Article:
BATS have scrutinized the Netflix Daredevil series for its depictions of public schools and teacher unions, for example. In 2012, I worried when I noted that Miles Morales, the new Spider-Man, won a lottery to attend a special charter school in the first few issues of his first series, Ultimate Spider-Man. Indeed, most troubling was that in the series it seemed Morales had no chance of making anything of himself until he was able to escape his crumbling public school. For a story featuring a new wall-crawler, that plot element feels ripped directly from the propaganda film Waiting for Superman.


More recently, I asked G. Willow Wilson about Kamala Kahn's learning institution. Willow writes Ms. Marvel. Kahn, the new Ms. Marvel, is one of Marvel's most exciting characters to emerge in recent years. She attends Cole Academic High School, an analogue of the quite real McNair Academic High School in Jersey City, NJ. If students at McNair don't meet academic demands, they're shipped back to their district schools. So, it appears if the analogues are pure, Kamala Kahn doesn't attend a traditional public school either. 

Some of this does not surprise me, a lifelong comics reader. Most super-hero teen characters "escape" a public school education in some way or another, and that has been the trend in comics since the 1970s. The X-Men, the New
Mutants, Avengers Academy members --  the list goes on. Public school just isn't equipped for mutant teens or inhuman teens, it seems. And, having to deal with pesky teachers does seem to limit a character's ability to go on interstellar space missions to fight dimension-spanning evils after all. 

So, much of the treatment of traditional education in super hero comics can be forgiven. But not all of it. BATS and others are smart to look at representations of public schooling in comics and all popular media. That said, Stan Lee and other early Spider-Man writers, and even Willow herself, have written about school-life balance in teen super heroes. It can be done. One of my favorite new teen heroes, DC Comics' Jaime Reyes (The Blue Beetle) attended El Paso High School, a traditional public institution if based on the actual EPHS in Texas. The latest teen version of Marvel's Nova attends Carefree High School in Arizona. As far as I can tell, CHS is a typical public high school. Indeed, the faith and trust in America's public schools as seen in 1960s Spider-Man comics versus in the Morales series and other current comics can make for intriguing reading and a timeline that might very well mirror the American public's thoughts on education -- or at least certain powered parties' desired  public view of schooling.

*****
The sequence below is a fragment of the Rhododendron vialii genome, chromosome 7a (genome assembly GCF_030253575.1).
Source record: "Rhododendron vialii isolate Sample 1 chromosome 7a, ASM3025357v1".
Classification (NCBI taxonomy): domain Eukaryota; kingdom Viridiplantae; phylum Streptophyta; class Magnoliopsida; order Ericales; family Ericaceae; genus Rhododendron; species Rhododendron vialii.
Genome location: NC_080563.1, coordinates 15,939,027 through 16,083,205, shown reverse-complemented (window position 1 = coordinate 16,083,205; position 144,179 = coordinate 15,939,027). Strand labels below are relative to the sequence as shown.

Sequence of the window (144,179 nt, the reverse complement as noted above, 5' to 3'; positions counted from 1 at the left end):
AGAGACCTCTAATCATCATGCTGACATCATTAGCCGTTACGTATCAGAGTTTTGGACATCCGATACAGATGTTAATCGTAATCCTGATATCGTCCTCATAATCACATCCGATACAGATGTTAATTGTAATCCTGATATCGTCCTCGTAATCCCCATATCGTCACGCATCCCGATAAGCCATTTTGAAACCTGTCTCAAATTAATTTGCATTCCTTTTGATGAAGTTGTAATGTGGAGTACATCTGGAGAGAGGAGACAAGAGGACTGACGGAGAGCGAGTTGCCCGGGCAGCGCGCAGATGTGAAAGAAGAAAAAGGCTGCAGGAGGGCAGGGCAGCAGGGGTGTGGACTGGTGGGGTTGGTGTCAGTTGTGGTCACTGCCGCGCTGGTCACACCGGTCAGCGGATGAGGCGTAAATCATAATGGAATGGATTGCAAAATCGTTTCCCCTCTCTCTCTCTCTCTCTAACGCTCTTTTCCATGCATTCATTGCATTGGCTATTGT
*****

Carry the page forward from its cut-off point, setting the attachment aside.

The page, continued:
All this said, teachers and teacher educators have more to celebrate regarding comics and comics reading than they do to critique, whether they are staunch Common Core supporters or corporacratic education reform resistors like me. 

Take, for example. San Diego Comic Con, which kicks off this week. SDCC is, to this teacher's mind, one of the largest and most exciting literacy communities filled with some of the most savvy readers and consumers of literature, pop culture, and mass media.

Memories of my last Comic-Con from 2012 loom large. Attending this event, which, this year, will most-likely attract over 100,000 enthusiastic readers and viewers of popular culture, is an astounding experience. Educators at all levels should recognize comic conventions for what they are: Literacy events for reading communities.

Here's to San Diego Comic Con, all comics conventions, and the eager, critical, engaged, smart, savvy readers and fans who make them authentic literacy events worthy of educators' admiration and respect.

Seriously, you've never seen a deep reader if you've never experienced a conversation about what that one artifact in the corner of Uncanny X-Men #238 might signify. You've never met an informed, critical reader like the fangirl who can tell you ever reason Carol Danvers rocks and exactly how creators have mishandled her character throughout the years and exactly how  Kelly Sue DeConnick got her right.